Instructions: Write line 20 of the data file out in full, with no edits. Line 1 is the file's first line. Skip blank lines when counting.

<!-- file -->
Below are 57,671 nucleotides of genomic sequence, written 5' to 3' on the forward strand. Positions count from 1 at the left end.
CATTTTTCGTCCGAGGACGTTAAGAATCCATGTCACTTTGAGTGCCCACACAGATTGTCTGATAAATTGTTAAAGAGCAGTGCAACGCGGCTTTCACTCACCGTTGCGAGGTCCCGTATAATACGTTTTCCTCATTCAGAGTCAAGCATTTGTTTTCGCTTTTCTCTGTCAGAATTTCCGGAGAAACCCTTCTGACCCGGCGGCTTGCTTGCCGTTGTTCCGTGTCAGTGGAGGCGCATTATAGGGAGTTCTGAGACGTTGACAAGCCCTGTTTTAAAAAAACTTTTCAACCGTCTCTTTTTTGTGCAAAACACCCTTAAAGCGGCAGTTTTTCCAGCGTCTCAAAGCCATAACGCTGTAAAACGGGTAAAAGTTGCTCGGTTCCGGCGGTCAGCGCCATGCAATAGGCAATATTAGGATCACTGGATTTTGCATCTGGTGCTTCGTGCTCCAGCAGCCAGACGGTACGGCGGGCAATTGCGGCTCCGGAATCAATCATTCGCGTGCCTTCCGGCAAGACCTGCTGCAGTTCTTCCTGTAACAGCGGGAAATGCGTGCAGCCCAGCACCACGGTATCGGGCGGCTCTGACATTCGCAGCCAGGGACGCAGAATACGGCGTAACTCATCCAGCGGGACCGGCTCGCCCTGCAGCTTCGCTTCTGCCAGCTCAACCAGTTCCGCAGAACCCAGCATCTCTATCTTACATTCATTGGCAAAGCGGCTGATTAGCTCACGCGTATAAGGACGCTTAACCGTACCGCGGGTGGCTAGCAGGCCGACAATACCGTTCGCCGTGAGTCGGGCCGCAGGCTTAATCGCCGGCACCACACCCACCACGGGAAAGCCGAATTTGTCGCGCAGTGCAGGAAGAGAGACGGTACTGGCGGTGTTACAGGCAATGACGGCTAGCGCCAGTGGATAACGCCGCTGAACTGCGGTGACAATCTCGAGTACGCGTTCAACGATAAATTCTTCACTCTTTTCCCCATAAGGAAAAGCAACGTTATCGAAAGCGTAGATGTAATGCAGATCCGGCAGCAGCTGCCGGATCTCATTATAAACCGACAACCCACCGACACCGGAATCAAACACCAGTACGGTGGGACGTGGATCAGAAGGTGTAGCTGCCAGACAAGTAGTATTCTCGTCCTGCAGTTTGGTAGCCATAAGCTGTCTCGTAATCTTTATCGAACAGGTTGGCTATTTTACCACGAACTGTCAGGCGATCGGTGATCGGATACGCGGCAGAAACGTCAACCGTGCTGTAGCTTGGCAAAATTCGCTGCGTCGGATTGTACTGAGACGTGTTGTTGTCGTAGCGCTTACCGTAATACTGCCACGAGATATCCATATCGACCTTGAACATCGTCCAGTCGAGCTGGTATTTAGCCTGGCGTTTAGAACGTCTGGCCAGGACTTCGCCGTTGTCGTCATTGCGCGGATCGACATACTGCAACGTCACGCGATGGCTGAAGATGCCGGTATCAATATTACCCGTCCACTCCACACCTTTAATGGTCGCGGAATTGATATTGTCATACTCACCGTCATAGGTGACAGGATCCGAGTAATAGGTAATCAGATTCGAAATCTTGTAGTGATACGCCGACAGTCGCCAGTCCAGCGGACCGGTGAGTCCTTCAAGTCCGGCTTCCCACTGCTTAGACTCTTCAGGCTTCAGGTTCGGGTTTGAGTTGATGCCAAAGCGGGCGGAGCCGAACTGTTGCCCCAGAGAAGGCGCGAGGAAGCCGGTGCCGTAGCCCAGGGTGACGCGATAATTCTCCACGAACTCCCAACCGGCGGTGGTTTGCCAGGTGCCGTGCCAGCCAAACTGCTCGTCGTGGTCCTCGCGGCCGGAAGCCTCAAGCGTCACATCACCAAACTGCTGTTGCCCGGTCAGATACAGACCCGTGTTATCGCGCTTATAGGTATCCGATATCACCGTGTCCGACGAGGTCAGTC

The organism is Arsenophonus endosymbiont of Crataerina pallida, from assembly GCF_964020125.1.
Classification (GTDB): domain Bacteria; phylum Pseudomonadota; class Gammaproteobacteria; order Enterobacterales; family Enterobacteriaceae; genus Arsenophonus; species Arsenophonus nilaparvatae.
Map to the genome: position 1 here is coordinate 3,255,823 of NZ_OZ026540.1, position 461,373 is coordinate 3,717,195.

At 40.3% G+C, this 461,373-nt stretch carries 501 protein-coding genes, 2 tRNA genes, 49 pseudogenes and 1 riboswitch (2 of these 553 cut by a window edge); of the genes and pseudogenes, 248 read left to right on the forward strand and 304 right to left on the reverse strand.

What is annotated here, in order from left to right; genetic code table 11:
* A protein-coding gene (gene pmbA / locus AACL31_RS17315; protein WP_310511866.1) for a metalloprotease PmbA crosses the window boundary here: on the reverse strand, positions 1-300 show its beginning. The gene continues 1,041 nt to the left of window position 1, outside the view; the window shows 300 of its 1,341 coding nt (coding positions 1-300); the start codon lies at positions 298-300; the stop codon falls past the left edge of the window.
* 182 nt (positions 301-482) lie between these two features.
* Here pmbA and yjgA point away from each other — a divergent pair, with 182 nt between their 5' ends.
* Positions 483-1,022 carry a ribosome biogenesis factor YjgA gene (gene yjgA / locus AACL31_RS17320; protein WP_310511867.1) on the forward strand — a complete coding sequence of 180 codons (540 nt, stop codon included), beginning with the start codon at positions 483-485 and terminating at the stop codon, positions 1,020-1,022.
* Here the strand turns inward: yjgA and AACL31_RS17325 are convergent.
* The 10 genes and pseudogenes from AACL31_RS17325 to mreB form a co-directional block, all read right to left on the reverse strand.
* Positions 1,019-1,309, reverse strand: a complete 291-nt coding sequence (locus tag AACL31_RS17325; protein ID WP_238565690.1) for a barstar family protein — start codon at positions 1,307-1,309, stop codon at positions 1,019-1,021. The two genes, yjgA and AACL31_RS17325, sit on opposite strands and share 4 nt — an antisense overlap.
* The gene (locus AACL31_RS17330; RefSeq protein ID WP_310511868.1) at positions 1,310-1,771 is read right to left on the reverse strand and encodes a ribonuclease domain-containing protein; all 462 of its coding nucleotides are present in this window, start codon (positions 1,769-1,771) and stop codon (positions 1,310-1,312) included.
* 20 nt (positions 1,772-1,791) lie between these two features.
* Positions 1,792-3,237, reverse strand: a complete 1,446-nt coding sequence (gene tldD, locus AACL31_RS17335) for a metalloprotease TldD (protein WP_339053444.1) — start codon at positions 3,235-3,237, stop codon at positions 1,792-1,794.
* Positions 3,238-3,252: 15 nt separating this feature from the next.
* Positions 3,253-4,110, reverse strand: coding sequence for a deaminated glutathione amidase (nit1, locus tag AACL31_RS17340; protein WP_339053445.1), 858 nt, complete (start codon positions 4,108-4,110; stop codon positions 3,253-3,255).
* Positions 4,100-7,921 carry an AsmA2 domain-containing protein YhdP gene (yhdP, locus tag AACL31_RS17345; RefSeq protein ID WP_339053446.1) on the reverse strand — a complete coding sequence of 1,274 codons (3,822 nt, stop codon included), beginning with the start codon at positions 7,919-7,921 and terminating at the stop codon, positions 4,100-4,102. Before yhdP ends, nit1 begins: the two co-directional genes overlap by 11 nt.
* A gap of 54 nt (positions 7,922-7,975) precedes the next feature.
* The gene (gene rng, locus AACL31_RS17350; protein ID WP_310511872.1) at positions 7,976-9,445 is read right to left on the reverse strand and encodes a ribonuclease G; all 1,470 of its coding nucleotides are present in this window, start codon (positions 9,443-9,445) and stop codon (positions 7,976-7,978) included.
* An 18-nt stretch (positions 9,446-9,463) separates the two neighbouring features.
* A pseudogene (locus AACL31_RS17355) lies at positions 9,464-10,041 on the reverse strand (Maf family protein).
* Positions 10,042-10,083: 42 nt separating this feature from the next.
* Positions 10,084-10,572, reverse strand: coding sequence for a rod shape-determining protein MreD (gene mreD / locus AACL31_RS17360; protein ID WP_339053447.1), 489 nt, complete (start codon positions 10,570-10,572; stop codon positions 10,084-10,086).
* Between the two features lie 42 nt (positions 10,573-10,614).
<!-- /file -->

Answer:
* Positions 4,100-7,921 carry an AsmA2 domain-containing protein YhdP gene (yhdP, locus tag AACL31_RS17345; RefSeq protein ID WP_339053446.1) on the reverse strand — a complete coding sequence of 1,274 codons (3,822 nt, stop codon included), beginning with the start codon at positions 7,919-7,921 and terminating at the stop codon, positions 4,100-4,102. Before yhdP ends, nit1 begins: the two co-directional genes overlap by 11 nt.